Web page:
In the aftermath of violence, fractured societies must pull together to build a stable social order. To effectively move forward, it is crucial that peacebuilding include the voices of all citizens, including ex-combatants, civil society leaders, governmental actors, representatives from minority groups, and more. However, there is one sector of the population that is routinely disregarded in peacebuilding processes—despite making up half of the population, women are often left on the sidelines of state-sanctioned peacebuilding. This marginalization has serious ramifications for human rights, the ability of societies to heal holistically, and long term stability. Women experience conflict differently than men, and excluding them from peacebuilding discussions leaves society susceptible to threats that women are better able to identify than their male counterparts. According to the UN, women’s inclusion in peace processes increases the chances of agreements lasting more than two years by 20 percent and increases their chances of lasting at least 15 years by 35 percent.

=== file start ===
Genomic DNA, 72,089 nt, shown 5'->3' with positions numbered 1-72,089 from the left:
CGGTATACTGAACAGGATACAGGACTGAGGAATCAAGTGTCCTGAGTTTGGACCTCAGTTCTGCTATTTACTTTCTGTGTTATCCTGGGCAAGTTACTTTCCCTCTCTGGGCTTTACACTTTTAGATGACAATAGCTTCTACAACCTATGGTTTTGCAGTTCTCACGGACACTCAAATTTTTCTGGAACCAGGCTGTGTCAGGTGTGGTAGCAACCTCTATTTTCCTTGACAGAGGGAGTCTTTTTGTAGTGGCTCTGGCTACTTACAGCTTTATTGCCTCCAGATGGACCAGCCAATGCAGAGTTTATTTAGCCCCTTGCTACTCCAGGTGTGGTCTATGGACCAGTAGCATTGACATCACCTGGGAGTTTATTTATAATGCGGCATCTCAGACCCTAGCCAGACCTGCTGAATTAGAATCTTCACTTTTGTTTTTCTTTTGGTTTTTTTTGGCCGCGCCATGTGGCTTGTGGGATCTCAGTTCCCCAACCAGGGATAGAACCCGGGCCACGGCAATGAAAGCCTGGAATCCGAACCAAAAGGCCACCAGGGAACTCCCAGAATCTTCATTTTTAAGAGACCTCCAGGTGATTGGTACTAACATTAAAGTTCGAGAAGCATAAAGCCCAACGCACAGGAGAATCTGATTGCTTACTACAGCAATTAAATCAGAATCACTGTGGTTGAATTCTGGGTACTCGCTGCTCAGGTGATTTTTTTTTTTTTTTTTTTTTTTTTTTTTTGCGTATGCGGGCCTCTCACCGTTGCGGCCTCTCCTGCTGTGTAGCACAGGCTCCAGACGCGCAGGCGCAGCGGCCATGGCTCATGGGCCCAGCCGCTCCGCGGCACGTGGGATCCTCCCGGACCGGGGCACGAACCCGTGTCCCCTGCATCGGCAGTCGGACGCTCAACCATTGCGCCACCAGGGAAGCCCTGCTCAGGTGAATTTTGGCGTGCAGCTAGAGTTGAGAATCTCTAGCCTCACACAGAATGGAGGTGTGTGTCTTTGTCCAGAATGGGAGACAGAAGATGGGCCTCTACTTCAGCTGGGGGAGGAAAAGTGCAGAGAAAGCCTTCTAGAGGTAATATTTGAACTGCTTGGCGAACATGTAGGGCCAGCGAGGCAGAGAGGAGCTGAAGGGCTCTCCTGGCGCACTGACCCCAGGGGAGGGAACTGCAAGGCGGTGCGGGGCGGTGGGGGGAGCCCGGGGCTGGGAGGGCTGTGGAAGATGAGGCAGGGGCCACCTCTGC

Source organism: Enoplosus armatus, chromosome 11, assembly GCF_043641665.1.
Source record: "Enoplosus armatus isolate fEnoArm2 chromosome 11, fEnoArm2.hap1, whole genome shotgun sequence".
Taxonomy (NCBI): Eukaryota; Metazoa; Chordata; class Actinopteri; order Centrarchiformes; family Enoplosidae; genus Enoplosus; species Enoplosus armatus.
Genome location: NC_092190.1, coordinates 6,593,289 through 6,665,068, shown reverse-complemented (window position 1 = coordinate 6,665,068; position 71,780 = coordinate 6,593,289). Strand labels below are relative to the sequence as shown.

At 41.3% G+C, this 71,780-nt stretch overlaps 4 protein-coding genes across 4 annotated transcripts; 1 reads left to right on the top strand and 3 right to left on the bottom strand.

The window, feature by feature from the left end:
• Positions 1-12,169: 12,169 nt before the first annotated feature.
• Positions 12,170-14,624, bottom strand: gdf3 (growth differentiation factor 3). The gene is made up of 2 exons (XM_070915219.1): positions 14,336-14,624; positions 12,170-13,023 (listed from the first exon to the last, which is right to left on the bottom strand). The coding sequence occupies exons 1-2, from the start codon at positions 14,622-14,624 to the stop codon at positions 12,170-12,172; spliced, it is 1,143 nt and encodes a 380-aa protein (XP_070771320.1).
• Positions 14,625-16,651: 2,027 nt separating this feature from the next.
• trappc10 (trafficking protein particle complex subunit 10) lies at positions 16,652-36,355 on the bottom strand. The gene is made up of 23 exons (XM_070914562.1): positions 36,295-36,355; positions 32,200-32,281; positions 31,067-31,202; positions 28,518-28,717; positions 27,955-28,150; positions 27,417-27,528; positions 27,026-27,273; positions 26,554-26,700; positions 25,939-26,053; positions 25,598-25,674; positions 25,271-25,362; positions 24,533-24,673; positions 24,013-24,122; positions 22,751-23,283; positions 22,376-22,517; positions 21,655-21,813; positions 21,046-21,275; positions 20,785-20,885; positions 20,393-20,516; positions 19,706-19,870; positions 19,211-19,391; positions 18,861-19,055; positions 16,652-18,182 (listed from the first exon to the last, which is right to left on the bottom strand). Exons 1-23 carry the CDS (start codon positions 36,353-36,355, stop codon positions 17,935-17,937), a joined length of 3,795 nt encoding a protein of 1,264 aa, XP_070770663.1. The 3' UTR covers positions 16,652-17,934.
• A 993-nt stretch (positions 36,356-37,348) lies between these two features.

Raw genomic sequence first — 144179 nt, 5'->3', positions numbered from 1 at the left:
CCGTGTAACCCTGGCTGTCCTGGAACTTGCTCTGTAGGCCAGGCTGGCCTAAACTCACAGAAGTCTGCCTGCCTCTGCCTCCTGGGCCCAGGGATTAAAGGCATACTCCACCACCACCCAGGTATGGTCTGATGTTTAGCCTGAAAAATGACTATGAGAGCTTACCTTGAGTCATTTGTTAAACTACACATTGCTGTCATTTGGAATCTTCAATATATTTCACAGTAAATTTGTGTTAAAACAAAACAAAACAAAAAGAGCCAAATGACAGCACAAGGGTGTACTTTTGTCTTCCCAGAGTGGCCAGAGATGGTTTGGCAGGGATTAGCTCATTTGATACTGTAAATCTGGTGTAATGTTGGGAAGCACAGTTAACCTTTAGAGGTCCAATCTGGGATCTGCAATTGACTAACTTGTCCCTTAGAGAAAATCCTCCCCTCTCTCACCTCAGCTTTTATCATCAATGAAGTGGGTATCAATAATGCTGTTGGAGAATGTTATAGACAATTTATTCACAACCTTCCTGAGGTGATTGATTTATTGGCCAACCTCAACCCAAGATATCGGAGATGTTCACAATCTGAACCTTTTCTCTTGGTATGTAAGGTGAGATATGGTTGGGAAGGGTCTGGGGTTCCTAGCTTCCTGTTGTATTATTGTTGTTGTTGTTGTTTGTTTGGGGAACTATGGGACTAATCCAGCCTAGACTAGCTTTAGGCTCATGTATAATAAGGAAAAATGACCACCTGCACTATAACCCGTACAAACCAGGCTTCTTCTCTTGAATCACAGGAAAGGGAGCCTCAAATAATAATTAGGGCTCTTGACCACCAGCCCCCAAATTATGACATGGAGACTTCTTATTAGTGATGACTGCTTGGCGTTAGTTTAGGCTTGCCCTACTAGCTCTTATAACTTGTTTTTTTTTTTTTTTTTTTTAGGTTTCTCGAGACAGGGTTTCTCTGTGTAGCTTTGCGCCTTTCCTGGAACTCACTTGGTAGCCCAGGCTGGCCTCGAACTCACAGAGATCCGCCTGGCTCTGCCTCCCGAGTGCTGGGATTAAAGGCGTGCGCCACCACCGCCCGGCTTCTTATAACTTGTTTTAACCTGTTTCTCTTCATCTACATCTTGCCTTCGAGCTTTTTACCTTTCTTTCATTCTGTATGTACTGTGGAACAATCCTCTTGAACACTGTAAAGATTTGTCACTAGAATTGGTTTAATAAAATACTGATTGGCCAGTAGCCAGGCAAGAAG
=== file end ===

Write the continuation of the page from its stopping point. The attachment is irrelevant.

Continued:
Although there are more refugees today than there were at the end of World War Two, the global response to this modern day crisis is based on systems that were created almost seventy years ago. A reluctance to incorporate new technology and infrastructure into refugee response procedures has resulted in antiquated international structures that fail to help people fleeing from conflict. With 68.5 million forcibly displaced people worldwide, a figure that is expected to climb as climate change worsens, it is imperative that political mechanisms are updated to accommodate this crisis in a humane way. One of the main issues that refugees face is unemployment. With institutional barriers to work, lack of proof of accreditation, and a growing education gap, it is difficult for refugees to access jobs. While changes in policy are needed to structurally address this issue, improvements in technology have the potential to open doors and provide opportunities for refugees to build new lives for themselves. There are many organizations that use technology both as a medium and a subject for career paths and educational opportunities that allow refugees to help themselves and improve their lives. These opportunities create ways for displaced people to create revenue without work permits, learn marketable skills that can travel with them, tap into global markets, and regain dignity. This conversation points to the intersection of technology and fiscal opportunity as a way to enrich the lives of refugees and provide solutions to modern problems.
Technology is rapidly changing the world around us, offering new ways for human rights defenders to use new tools to their advantage - machine learning is one of them.